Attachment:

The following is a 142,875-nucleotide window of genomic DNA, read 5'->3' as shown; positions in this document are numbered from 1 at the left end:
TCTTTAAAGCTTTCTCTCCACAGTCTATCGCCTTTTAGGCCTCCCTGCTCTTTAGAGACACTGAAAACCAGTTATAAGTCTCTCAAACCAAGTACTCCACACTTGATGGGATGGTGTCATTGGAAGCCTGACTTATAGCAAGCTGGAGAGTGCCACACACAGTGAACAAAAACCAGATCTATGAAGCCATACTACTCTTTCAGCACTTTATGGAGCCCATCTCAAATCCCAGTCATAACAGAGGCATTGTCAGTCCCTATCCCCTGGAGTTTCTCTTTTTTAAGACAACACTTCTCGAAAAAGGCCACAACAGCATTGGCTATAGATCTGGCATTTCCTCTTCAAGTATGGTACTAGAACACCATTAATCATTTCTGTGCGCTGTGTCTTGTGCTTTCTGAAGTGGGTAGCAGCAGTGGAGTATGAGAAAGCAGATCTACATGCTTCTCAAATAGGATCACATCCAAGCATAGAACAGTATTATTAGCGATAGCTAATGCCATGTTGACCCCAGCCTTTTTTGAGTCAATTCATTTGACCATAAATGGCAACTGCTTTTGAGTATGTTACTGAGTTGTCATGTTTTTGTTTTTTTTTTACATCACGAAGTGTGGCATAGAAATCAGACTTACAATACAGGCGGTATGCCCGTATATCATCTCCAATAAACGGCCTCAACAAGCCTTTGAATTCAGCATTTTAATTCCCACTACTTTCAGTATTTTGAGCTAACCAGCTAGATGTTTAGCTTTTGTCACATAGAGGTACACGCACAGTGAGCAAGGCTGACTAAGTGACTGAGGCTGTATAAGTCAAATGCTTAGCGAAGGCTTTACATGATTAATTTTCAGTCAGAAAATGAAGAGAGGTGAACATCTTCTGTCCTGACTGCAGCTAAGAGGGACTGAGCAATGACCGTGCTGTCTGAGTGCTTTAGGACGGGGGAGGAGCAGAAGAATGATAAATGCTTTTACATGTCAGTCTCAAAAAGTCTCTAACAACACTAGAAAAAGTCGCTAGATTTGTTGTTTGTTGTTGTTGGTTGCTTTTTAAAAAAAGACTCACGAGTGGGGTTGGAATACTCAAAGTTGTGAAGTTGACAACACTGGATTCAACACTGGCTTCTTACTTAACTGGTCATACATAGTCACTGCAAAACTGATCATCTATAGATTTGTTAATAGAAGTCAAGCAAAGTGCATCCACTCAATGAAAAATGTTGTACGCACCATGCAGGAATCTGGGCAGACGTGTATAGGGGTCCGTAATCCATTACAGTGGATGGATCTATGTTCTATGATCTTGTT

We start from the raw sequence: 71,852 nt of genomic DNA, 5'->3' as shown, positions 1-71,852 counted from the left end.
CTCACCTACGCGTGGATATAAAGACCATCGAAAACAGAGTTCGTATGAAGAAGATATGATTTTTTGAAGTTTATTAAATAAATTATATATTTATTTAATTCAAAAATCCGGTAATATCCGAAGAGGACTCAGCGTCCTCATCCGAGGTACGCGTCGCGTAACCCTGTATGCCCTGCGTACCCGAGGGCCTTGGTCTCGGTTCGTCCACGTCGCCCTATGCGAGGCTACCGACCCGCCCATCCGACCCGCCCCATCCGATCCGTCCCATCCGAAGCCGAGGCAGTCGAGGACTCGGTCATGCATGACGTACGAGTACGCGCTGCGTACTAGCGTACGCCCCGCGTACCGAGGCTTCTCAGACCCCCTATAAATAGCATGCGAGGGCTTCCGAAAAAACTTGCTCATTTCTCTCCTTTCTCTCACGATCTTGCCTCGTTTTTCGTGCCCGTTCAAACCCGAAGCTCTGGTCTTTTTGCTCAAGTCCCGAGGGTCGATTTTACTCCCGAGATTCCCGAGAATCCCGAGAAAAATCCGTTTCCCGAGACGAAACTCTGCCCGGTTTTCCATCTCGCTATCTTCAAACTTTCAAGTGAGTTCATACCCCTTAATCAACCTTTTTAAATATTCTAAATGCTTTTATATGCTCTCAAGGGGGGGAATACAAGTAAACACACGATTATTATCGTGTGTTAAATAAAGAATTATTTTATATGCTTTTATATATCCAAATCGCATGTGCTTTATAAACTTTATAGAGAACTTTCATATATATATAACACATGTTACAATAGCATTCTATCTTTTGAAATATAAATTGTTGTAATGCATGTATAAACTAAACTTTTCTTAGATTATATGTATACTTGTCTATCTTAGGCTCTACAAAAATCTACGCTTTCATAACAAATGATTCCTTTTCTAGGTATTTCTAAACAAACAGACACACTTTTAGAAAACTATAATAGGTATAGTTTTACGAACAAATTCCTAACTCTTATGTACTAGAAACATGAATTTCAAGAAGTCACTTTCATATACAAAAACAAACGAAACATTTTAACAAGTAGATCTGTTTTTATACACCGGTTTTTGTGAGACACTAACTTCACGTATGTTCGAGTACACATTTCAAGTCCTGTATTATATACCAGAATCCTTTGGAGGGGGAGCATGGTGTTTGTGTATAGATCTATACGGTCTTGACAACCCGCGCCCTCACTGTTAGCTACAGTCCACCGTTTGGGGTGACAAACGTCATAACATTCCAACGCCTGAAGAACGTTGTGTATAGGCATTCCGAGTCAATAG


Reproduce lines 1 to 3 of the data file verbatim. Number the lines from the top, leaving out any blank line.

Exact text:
The following is a 142,875-nucleotide window of genomic DNA, read 5'->3' as shown; positions in this document are numbered from 1 at the left end:
TCTTTAAAGCTTTCTCTCCACAGTCTATCGCCTTTTAGGCCTCCCTGCTCTTTAGAGACACTGAAAACCAGTTATAAGTCTCTCAAACCAAGTACTCCACACTTGATGGGATGGTGTCATTGGAAGCCTGACTTATAGCAAGCTGGAGAGTGCCACACACAGTGAACAAAAACCAGATCTATGAAGCCATACTACTCTTTCAGCACTTTATGGAGCCCATCTCAAATCCCAGTCATAACAGAGGCATTGTCAGTCCCTATCCCCTGGAGTTTCTCTTTTTTAAGACAACACTTCTCGAAAAAGGCCACAACAGCATTGGCTATAGATCTGGCATTTCCTCTTCAAGTATGGTACTAGAACACCATTAATCATTTCTGTGCGCTGTGTCTTGTGCTTTCTGAAGTGGGTAGCAGCAGTGGAGTATGAGAAAGCAGATCTACATGCTTCTCAAATAGGATCACATCCAAGCATAGAACAGTATTATTAGCGATAGCTAATGCCATGTTGACCCCAGCCTTTTTTGAGTCAATTCATTTGACCATAAATGGCAACTGCTTTTGAGTATGTTACTGAGTTGTCATGTTTTTGTTTTTTTTTTACATCACGAAGTGTGGCATAGAAATCAGACTTACAATACAGGCGGTATGCCCGTATATCATCTCCAATAAACGGCCTCAACAAGCCTTTGAATTCAGCATTTTAATTCCCACTACTTTCAGTATTTTGAGCTAACCAGCTAGATGTTTAGCTTTTGTCACATAGAGGTACACGCACAGTGAGCAAGGCTGACTAAGTGACTGAGGCTGTATAAGTCAAATGCTTAGCGAAGGCTTTACATGATTAATTTTCAGTCAGAAAATGAAGAGAGGTGAACATCTTCTGTCCTGACTGCAGCTAAGAGGGACTGAGCAATGACCGTGCTGTCTGAGTGCTTTAGGACGGGGGAGGAGCAGAAGAATGATAAATGCTTTTACATGTCAGTCTCAAAAAGTCTCTAACAACACTAGAAAAAGTCGCTAGATTTGTTGTTTGTTGTTGTTGGTTGCTTTTTAAAAAAAGACTCACGAGTGGGGTTGGAATACTCAAAGTTGTGAAGTTGACAACACTGGATTCAACACTGGCTTCTTACTTAACTGGTCATACATAGTCACTGCAAAACTGATCATCTATAGATTTGTTAATAGAAGTCAAGCAAAGTGCATCCACTCAATGAAAAATGTTGTACGCACCATGCAGGAATCTGGGCAGACGTGTATAGGGGTCCGTAATCCATTACAGTGGATGGATCTATGTTCTATGATCTTGTT

We start from the raw sequence: 71,852 nt of genomic DNA, 5'->3' as shown, positions 1-71,852 counted from the left end.